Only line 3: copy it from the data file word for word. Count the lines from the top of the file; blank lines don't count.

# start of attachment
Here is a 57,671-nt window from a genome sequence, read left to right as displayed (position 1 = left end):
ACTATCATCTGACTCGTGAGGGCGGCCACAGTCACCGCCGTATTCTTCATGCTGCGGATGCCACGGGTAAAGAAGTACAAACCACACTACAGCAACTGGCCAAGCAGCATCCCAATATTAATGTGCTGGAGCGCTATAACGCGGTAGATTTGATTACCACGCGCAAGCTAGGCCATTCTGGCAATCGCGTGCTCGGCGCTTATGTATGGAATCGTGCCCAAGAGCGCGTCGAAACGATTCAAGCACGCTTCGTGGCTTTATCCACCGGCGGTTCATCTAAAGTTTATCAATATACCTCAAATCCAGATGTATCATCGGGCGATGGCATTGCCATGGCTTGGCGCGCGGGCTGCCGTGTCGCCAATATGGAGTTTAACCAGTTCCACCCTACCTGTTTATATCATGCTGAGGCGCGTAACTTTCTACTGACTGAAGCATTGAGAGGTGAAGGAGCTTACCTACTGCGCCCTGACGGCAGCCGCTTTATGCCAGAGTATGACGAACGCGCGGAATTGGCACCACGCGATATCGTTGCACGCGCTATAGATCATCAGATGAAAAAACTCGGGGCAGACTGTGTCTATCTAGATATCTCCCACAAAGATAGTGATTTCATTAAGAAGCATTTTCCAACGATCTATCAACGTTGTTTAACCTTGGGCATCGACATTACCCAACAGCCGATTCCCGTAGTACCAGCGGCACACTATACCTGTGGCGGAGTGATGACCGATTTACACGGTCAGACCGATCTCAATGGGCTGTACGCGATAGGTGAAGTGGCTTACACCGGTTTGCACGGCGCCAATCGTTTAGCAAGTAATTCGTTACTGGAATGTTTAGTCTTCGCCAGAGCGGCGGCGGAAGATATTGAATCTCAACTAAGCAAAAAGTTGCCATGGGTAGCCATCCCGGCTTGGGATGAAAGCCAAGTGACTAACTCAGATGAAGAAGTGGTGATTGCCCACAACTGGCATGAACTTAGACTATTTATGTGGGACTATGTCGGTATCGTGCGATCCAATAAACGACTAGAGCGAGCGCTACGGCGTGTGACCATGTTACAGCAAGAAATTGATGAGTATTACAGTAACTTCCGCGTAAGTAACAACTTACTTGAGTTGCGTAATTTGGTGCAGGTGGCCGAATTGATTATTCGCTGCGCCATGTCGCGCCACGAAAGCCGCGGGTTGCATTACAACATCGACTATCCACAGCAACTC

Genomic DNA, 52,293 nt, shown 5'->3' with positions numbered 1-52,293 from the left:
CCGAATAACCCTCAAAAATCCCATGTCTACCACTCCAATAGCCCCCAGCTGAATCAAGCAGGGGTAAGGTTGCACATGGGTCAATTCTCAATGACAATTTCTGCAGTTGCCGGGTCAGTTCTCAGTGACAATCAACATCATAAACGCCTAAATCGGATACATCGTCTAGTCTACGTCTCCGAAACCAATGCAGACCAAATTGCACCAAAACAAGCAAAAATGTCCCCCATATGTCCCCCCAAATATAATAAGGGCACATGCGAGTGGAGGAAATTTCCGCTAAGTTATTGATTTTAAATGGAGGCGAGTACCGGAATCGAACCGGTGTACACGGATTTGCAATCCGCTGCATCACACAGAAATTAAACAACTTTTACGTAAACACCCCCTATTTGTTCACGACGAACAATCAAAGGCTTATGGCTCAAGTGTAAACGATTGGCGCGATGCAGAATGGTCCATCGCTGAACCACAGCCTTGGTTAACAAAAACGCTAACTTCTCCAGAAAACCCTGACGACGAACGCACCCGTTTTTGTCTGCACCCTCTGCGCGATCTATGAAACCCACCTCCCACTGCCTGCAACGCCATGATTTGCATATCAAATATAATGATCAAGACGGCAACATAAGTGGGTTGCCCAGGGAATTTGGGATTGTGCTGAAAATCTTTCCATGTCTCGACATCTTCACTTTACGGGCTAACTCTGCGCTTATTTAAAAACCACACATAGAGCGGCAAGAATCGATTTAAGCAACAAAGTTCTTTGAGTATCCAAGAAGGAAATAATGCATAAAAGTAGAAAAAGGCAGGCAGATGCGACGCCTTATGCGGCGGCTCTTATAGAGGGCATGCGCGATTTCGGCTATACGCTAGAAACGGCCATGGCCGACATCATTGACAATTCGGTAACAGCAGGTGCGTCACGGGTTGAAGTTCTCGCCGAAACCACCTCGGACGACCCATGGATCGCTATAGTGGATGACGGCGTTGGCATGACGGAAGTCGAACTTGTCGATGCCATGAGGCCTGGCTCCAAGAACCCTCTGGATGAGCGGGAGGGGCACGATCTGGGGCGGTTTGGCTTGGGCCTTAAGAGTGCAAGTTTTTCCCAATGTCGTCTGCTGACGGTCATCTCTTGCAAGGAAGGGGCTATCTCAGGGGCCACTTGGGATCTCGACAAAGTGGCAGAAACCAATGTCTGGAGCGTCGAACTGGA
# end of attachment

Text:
Genomic DNA, 52,293 nt, shown 5'->3' with positions numbered 1-52,293 from the left: